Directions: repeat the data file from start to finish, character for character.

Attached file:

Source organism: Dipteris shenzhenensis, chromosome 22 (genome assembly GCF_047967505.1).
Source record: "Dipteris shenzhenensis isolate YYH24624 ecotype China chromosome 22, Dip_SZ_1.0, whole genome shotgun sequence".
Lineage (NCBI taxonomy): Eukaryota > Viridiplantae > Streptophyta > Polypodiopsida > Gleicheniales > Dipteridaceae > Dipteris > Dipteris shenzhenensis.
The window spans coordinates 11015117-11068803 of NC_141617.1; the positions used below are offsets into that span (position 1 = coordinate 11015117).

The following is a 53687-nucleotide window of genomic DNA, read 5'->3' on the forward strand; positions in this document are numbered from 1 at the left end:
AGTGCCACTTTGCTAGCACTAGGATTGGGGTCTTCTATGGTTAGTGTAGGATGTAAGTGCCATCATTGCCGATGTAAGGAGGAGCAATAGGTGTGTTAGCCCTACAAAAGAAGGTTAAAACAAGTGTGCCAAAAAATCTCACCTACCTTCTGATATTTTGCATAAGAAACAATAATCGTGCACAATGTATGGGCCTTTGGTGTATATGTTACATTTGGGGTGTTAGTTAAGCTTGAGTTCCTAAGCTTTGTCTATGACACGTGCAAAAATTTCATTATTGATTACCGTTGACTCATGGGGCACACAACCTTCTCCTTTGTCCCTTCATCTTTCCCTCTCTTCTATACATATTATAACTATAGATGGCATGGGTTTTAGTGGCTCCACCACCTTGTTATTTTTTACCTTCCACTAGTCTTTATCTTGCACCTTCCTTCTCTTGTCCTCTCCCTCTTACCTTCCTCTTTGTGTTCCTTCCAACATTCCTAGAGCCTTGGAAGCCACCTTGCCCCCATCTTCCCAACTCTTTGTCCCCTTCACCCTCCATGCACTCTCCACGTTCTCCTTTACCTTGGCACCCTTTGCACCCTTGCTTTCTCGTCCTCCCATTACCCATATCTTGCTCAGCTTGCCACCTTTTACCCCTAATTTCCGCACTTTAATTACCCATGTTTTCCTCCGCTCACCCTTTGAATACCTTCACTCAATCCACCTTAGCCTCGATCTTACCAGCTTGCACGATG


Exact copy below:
Source organism: Dipteris shenzhenensis, chromosome 22 (genome assembly GCF_047967505.1).
Source record: "Dipteris shenzhenensis isolate YYH24624 ecotype China chromosome 22, Dip_SZ_1.0, whole genome shotgun sequence".
Lineage (NCBI taxonomy): Eukaryota > Viridiplantae > Streptophyta > Polypodiopsida > Gleicheniales > Dipteridaceae > Dipteris > Dipteris shenzhenensis.
The window spans coordinates 11015117-11068803 of NC_141617.1; the positions used below are offsets into that span (position 1 = coordinate 11015117).

The following is a 53687-nucleotide window of genomic DNA, read 5'->3' on the forward strand; positions in this document are numbered from 1 at the left end:
AGTGCCACTTTGCTAGCACTAGGATTGGGGTCTTCTATGGTTAGTGTAGGATGTAAGTGCCATCATTGCCGATGTAAGGAGGAGCAATAGGTGTGTTAGCCCTACAAAAGAAGGTTAAAACAAGTGTGCCAAAAAATCTCACCTACCTTCTGATATTTTGCATAAGAAACAATAATCGTGCACAATGTATGGGCCTTTGGTGTATATGTTACATTTGGGGTGTTAGTTAAGCTTGAGTTCCTAAGCTTTGTCTATGACACGTGCAAAAATTTCATTATTGATTACCGTTGACTCATGGGGCACACAACCTTCTCCTTTGTCCCTTCATCTTTCCCTCTCTTCTATACATATTATAACTATAGATGGCATGGGTTTTAGTGGCTCCACCACCTTGTTATTTTTTACCTTCCACTAGTCTTTATCTTGCACCTTCCTTCTCTTGTCCTCTCCCTCTTACCTTCCTCTTTGTGTTCCTTCCAACATTCCTAGAGCCTTGGAAGCCACCTTGCCCCCATCTTCCCAACTCTTTGTCCCCTTCACCCTCCATGCACTCTCCACGTTCTCCTTTACCTTGGCACCCTTTGCACCCTTGCTTTCTCGTCCTCCCATTACCCATATCTTGCTCAGCTTGCCACCTTTTACCCCTAATTTCCGCACTTTAATTACCCATGTTTTCCTCCGCTCACCCTTTGAATACCTTCACTCAATCCACCTTAGCCTCGATCTTACCAGCTTGCACGATG